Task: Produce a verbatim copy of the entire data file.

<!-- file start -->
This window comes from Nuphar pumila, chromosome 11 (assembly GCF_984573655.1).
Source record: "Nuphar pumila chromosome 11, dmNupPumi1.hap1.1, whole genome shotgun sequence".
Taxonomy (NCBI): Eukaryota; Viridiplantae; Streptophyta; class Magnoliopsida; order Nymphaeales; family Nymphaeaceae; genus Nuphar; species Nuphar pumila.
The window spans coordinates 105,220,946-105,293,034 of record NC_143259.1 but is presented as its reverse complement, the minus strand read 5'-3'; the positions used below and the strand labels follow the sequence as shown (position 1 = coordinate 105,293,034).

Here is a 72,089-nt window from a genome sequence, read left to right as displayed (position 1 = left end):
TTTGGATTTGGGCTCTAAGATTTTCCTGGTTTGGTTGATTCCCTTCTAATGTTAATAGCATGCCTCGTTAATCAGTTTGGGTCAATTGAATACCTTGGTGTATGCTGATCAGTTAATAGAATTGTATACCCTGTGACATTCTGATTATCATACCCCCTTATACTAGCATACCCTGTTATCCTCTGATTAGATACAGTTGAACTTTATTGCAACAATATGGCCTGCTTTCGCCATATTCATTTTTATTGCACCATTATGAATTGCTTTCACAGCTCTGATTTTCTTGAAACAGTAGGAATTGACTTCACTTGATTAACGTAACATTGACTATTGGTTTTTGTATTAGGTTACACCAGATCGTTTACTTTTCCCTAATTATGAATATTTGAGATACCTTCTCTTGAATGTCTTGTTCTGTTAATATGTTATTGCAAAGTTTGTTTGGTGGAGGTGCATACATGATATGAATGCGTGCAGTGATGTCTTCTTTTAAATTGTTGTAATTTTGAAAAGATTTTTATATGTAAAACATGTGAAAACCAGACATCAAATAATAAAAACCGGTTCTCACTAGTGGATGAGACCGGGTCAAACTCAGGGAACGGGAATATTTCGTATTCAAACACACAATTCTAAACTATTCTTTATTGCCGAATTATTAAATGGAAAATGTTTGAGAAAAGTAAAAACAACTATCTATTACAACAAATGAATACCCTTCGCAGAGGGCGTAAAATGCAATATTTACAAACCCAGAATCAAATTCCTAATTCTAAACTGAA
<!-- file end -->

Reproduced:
This window comes from Nuphar pumila, chromosome 11 (assembly GCF_984573655.1).
Source record: "Nuphar pumila chromosome 11, dmNupPumi1.hap1.1, whole genome shotgun sequence".
Taxonomy (NCBI): Eukaryota; Viridiplantae; Streptophyta; class Magnoliopsida; order Nymphaeales; family Nymphaeaceae; genus Nuphar; species Nuphar pumila.
The window spans coordinates 105,220,946-105,293,034 of record NC_143259.1 but is presented as its reverse complement, the minus strand read 5'-3'; the positions used below and the strand labels follow the sequence as shown (position 1 = coordinate 105,293,034).

Here is a 72,089-nt window from a genome sequence, read left to right as displayed (position 1 = left end):
TTTGGATTTGGGCTCTAAGATTTTCCTGGTTTGGTTGATTCCCTTCTAATGTTAATAGCATGCCTCGTTAATCAGTTTGGGTCAATTGAATACCTTGGTGTATGCTGATCAGTTAATAGAATTGTATACCCTGTGACATTCTGATTATCATACCCCCTTATACTAGCATACCCTGTTATCCTCTGATTAGATACAGTTGAACTTTATTGCAACAATATGGCCTGCTTTCGCCATATTCATTTTTATTGCACCATTATGAATTGCTTTCACAGCTCTGATTTTCTTGAAACAGTAGGAATTGACTTCACTTGATTAACGTAACATTGACTATTGGTTTTTGTATTAGGTTACACCAGATCGTTTACTTTTCCCTAATTATGAATATTTGAGATACCTTCTCTTGAATGTCTTGTTCTGTTAATATGTTATTGCAAAGTTTGTTTGGTGGAGGTGCATACATGATATGAATGCGTGCAGTGATGTCTTCTTTTAAATTGTTGTAATTTTGAAAAGATTTTTATATGTAAAACATGTGAAAACCAGACATCAAATAATAAAAACCGGTTCTCACTAGTGGATGAGACCGGGTCAAACTCAGGGAACGGGAATATTTCGTATTCAAACACACAATTCTAAACTATTCTTTATTGCCGAATTATTAAATGGAAAATGTTTGAGAAAAGTAAAAACAACTATCTATTACAACAAATGAATACCCTTCGCAGAGGGCGTAAAATGCAATATTTACAAACCCAGAATCAAATTCCTAATTCTAAACTGAA